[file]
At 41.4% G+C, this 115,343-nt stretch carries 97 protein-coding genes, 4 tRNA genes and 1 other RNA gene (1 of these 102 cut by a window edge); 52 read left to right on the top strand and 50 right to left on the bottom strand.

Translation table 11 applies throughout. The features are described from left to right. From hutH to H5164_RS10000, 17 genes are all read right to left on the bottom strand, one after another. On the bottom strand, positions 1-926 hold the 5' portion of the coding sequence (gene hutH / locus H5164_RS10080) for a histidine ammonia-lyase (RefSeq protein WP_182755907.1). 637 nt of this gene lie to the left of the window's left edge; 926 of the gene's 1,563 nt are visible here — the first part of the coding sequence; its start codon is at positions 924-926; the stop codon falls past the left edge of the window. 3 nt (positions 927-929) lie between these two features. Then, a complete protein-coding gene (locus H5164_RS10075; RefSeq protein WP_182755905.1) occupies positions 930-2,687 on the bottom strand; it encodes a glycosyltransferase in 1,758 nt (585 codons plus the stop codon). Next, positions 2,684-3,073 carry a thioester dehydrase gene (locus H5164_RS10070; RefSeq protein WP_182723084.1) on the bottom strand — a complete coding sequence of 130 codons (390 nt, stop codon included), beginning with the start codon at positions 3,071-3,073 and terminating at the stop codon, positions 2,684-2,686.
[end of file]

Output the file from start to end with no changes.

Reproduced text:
At 41.4% G+C, this 115,343-nt stretch carries 97 protein-coding genes, 4 tRNA genes and 1 other RNA gene (1 of these 102 cut by a window edge); 52 read left to right on the top strand and 50 right to left on the bottom strand.

Translation table 11 applies throughout. The features are described from left to right. From hutH to H5164_RS10000, 17 genes are all read right to left on the bottom strand, one after another. On the bottom strand, positions 1-926 hold the 5' portion of the coding sequence (gene hutH / locus H5164_RS10080) for a histidine ammonia-lyase (RefSeq protein WP_182755907.1). 637 nt of this gene lie to the left of the window's left edge; 926 of the gene's 1,563 nt are visible here — the first part of the coding sequence; its start codon is at positions 924-926; the stop codon falls past the left edge of the window. 3 nt (positions 927-929) lie between these two features. Then, a complete protein-coding gene (locus H5164_RS10075; RefSeq protein WP_182755905.1) occupies positions 930-2,687 on the bottom strand; it encodes a glycosyltransferase in 1,758 nt (585 codons plus the stop codon). Next, positions 2,684-3,073 carry a thioester dehydrase gene (locus H5164_RS10070; RefSeq protein WP_182723084.1) on the bottom strand — a complete coding sequence of 130 codons (390 nt, stop codon included), beginning with the start codon at positions 3,071-3,073 and terminating at the stop codon, positions 2,684-2,686.